‘Believe in your vision and what you want to build, it’s just about not giving up’
Starting your own company is a brave decision, and the road to success is fraught with difficulty. So, why do business leaders start their own companies and what are they aiming to achieve when all is said and done? We spoke to Julia Vendramin, CEO of LABELL-D, about their journey in business.
When did you establish your first business and what inspired you to set it up?
I established my first business in 2011 – called Swishmode. I was travelling a lot across Asia and Europe as part of my first role (for HUGO BOSS) – I kept seeing extremely beautiful and very local fashion trends and I wanted to bring the local experience you get on holiday to a global audience. We worked with 35 different boutiques and stores and had outlets in London, Milan, Barcelona and Berlin – all bringing a ‘local’ fashion experience to a wider audience.
We built the tech for a totally customised platform to manage inventory – at that time this was unique – before e-commerce. In the end, we sold our stake to our tech partner and the technology was sold on to Trouva.
Did you always want to be an entrepreneur or did the desire develop over time?
Yes! I have always wanted to be an entrepreneur. I wanted to set up a shop after high school – not what my parents wanted for me. As for entrepreneurship, I know I’ve always had it in me. I was never sure I wanted to work for a big corporate, although HUGO BOSS did give me the perfect start in my career. I’ve always felt I wanted to change something, to make a positive change for the world. And, it never felt possible within a corporate structure.
Whilst Swissmode was the biggest, it wasn’t the only business – I’ve had a bunch of side projects including a handcrafted shoe brand, which continues through a friend.
What are the biggest challenges you’ve faced in your career and how have you overcome them?
The biggest challenge of my entrepreneurial journey was to let go – especially when it came to Swishmode.
In reality, day to day, working in the corporate world and not feeling like I properly fitted in was my daily challenge. On paper, I was successful but I never felt truly happy. Starting again comes with its challenges, of course – throwing out the security of a salary, especially with a family of four.
The tipping point came for me whilst at a smaller business, I reached the pinnacle of what I knew I could achieve there. And, what I wanted to do was to reinvent sustainability for the fashion industry. Then the Covid-19 pandemic hit us. I was at home, employed but with more time on my hands to reflect and rethink. I thought: there is nothing secure in the world – let’s go for it!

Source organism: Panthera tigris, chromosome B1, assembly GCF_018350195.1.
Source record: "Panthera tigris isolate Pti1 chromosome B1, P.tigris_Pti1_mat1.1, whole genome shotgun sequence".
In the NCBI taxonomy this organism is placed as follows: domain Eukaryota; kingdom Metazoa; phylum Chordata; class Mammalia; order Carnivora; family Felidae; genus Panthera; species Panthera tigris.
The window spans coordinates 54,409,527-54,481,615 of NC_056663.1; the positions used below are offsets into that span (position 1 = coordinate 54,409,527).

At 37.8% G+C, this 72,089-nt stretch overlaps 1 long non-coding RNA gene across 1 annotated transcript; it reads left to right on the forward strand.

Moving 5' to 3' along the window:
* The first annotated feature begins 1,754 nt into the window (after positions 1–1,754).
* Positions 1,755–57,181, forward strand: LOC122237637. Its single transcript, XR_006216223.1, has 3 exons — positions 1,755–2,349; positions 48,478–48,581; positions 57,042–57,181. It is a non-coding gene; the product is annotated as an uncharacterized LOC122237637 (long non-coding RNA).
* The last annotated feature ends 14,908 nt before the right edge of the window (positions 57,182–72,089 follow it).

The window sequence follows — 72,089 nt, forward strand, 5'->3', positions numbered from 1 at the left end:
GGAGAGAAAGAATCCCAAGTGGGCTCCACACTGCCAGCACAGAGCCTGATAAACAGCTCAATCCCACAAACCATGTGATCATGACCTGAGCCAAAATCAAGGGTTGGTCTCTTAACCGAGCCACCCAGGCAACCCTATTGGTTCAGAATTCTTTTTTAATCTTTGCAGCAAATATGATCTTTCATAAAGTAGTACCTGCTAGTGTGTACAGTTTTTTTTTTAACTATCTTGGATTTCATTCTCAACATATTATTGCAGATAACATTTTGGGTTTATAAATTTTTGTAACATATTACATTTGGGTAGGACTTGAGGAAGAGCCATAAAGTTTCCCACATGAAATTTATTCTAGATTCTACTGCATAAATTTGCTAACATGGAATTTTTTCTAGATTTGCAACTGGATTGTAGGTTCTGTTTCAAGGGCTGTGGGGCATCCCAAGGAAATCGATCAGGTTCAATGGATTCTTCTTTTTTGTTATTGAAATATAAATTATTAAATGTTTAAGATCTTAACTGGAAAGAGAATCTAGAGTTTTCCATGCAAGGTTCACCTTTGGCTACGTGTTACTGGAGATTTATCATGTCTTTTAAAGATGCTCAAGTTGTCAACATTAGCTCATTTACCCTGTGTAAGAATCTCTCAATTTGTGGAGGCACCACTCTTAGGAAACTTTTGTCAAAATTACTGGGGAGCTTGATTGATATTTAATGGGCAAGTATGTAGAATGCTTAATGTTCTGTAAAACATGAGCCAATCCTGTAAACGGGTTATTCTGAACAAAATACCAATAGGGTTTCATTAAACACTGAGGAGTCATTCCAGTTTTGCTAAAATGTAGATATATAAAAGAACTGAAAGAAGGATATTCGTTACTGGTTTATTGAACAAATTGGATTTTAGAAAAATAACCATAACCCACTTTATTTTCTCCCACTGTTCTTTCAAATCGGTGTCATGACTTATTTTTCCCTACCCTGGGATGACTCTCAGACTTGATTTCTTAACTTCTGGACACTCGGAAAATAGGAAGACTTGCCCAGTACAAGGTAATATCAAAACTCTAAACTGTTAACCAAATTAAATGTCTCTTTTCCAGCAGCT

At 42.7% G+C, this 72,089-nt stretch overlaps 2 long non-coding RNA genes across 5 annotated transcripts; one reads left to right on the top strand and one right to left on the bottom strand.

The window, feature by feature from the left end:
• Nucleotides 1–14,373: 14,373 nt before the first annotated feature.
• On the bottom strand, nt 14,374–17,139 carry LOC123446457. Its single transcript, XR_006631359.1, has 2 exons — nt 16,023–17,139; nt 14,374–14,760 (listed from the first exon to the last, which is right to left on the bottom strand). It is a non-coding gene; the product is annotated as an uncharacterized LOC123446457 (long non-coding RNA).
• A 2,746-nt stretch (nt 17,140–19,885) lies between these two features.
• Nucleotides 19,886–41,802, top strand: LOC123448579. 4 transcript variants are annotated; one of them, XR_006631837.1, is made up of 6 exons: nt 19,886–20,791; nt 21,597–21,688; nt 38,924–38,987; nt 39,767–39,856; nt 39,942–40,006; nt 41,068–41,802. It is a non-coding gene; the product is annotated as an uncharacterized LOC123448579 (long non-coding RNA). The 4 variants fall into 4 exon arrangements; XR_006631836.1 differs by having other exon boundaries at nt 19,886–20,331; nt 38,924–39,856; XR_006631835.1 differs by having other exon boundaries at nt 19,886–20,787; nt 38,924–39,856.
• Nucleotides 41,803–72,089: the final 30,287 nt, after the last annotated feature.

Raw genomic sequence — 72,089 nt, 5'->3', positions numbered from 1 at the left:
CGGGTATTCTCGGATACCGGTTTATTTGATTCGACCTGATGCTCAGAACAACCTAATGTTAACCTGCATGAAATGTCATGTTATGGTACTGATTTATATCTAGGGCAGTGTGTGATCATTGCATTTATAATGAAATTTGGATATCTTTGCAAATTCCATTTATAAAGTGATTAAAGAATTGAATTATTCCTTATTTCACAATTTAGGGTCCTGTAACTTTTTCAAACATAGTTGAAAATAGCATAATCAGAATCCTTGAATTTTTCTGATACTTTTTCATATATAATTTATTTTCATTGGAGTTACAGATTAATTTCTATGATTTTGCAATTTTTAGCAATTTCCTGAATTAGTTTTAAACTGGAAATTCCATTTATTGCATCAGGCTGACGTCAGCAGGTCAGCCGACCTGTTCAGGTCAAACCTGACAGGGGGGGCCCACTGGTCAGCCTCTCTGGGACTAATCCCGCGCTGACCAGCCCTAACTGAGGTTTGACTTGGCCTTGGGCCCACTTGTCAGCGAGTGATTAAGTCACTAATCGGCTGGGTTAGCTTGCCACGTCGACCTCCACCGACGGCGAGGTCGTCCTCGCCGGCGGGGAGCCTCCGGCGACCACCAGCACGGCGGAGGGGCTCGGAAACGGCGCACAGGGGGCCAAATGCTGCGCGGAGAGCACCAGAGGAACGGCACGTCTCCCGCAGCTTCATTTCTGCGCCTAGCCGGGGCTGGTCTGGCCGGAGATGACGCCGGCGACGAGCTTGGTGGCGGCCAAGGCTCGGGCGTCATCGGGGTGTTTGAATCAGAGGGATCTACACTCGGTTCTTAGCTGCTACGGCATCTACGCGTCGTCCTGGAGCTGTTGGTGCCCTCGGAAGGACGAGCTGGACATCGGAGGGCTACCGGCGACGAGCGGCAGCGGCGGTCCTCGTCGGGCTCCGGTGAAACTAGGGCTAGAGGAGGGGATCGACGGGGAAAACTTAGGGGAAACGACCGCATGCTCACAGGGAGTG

Is there anything you wish you knew before you first started out?
Oh yes, it would have been amazing to know the ins and outs of how to fundraise – what is resonating the most with the market. But, we learn, we evolve – we can feel what we’ve created is sticking with people – and I know it’s the right thing. But it takes time – if I’d known exactly what exactly would resonate from the beginning that would have helped.
What is your top tip for other entrepreneurs?
Believe in your vision and what you want to build. It’s just about not giving up. Being so determined, whatever hurdles come way. It will happen.
What are your plans for the future?
To build LABELL-D across the luxury industry – we believe the infrastructure of LABELL-D and its technology will significantly change the sector. We want to become a significant player in the market to help brands, retailers and consumers alike to transition to the circular economy.
Our Digital Label software is seamlessly connecting customers to brands and retailers, crystallising purchases into wearable liquid assets. We will be building on the 35 brands already signed up to our platform – reframing retail for smarter consumption which is more circular and more climate-friendly.
What would you like your legacy to be?
I would love for the company we are building to be recognised as a company that has made our industry truly circular.
Personally; it’s important for me to build a company that is based on values – inclusive, regenerative, female-empowering, driven on innovation – shaking up some of the old paradigms.
One day I would love to support young founders from diverse backgrounds. Empowering people who don’t come from a financially comfortable background.
I used to fight endlessly with an early boss of mine – he told me ‘one day you will be a CEO but you’re such a pain in the ass.’ He challenged me for almost three years – he really supported the growth of me as a professional.